Being Thankful, Finding Gratitude

In a society that profits from your self doubt, liking yourself is a rebellious act.It’s been a strange, wordless month. It only occurred to me in the past few days that maybe the reason I’ve buried myself in other people’s books all month (my Goodreads challenge page indicates I’m well on my way to doubling my “normal year” of reading) was related to the unheralded second anniversary of my miscarriage. That experience killed my dream of parenthood and my sense of who I was meant to be. It’s been difficult not to live in nihilism since then, since, really, who would actually be interested in any legacy I might leave behind?

The feelings rumbling around in me since election day came to a head while I was reading Sunshine, by E. Xia. It’s an excellent novella whose central conceit is that the female protagonist’s mother literally dreamed her into existence. When her parents are killed in a car crash, then, she fades from reality.

He couldn’t imagine it. What it felt like to see yourself fading, disappearing by inches, knowing it was because no one cared enough. What it must have been like to drift through the world, not quite part of it, but bound to it just the same.

At the meta level, it’s a fascinating commentary on women’s status–from the mother’s perspective, she validates herself by producing a child. From the daughter’s perspective, she becomes nothing more than light and shadows without anyone remembering her. There are other layers, too, of the moon maiden and mirror maiden legends, and how much it ends up taking out of the people who do the emotional labor of managing relationships and perceptions. While it could be classified as a sweet paranormal romance, the feelings are purely human, and the book is permeated with a strong sense of becoming.

What punched me in the gut, though, was the story-inspired thought that maybe I had imagined my child so vividly, that I trapped them in that in-between state of not-becoming.

So I’ve been sitting with my feelings. Hubs and I have watched two movies this week. “Juliet, Naked” was the gentle exploration of choosing relationships and who you want to be/become. “Downsizing” was actually thematically similar, despite its marketing. While the first was sold as a rom/com, it wasn’t the stuff of laugh-out-loud funny. The second was sold as a comedy, but its focus was much more slice-of-life and how the banal can become surreal. Neither was what we expected, but both were excellent and led us to some interesting discussions.

We’ve been keeping up with our walking (FitBit says I averaged 5,662 steps/day last week), and, with the holiday this week, our sleeping as well (FitBit says I averaged 8 hours 9 minutes per night last week).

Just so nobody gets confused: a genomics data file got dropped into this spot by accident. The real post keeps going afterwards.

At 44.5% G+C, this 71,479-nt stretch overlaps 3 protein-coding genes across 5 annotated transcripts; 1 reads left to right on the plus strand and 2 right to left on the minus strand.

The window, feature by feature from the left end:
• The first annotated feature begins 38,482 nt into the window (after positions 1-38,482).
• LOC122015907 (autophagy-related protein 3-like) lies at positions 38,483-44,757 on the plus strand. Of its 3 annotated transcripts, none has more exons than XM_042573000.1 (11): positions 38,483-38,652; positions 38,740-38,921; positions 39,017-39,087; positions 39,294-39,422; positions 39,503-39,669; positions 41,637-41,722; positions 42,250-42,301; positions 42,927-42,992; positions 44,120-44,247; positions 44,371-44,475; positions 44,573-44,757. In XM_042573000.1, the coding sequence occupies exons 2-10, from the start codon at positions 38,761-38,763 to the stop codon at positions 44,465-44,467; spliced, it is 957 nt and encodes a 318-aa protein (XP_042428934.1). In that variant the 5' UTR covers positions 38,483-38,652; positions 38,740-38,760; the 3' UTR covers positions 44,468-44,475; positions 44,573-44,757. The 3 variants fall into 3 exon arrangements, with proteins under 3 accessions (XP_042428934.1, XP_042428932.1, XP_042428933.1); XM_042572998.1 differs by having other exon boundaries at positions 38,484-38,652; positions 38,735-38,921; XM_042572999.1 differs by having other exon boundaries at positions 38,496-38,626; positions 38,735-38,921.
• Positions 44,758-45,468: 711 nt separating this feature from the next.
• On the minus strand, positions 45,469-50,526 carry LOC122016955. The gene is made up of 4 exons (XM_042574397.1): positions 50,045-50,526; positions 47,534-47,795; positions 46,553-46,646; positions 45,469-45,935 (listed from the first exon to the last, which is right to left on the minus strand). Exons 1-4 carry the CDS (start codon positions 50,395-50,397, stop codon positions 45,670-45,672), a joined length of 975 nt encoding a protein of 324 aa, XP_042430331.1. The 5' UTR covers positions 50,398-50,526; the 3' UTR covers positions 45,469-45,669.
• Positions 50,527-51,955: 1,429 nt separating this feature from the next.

Yesterday, finally, I looked at my WIP again. And even added 218 words. So I’m past the mid-point. It’s all downhill from here, right?


Some other recent thought-fodder for me included an author who wrote a meta review of disaster films, and concluded that survival entailed … being white and speaking English. Given that my WIP could on some levels be considered a disaster story… I paused for a minute. But {{mini-spoiler}} the story also includes the death of a white, English-speaking person, so maybe I’ll give myself a pass for this round. A very different opinion piece had that author concluding he only wants to live until age 75. His thesis about the “American Immortal” hit home and has me considering interventions and health care from yet another perspective. Finally, fun science reporting gave me a sonic interpretation of the sunrise as seen from Mars.

Hopping back to the theme of this post, (and really, the theme of the week, given the US celebration of Thanksgiving) I find it interesting that there are so many voices in the world around us that pile on to individuals, plowing them under with self-doubt. Finding ways to be grateful for small things helps me ride that wave, so I’m happy to share this week’s image to remind others to rebel… by liking yourself. Discovering and cherishing those beings and experiences that light you up.

Interestingly, the theme for this week’s ROW80 check-in is the excuses we make for not having dedicated the time we hoped to the tasks on our lists. There are still 25 days to go in this round, so I suppose there’s a chance I’ll still finish Team Alpha this round. Especially now that I’ve identified the underlying emotional paralysis. But I’m also going to continue practicing self-care. If the last bits of my emotional energy are only sufficient to cuddling with hubs and the furbabies, I’ll live with that and work on my WIP when my energy comes back. Meantime, reading and watching shows has been feeding me emotionally in different ways, so I know those escapes will continue to entice me. I recommend the same for everyone else struggling with the exigencies of the season.

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One thought on “Being Thankful, Finding Gratitude

  1. I can’t speak for your situation, Tonya, but… if you need someone to talk to privately via FB messenger, I am available. But… I do have some perspective on what you’re going through.

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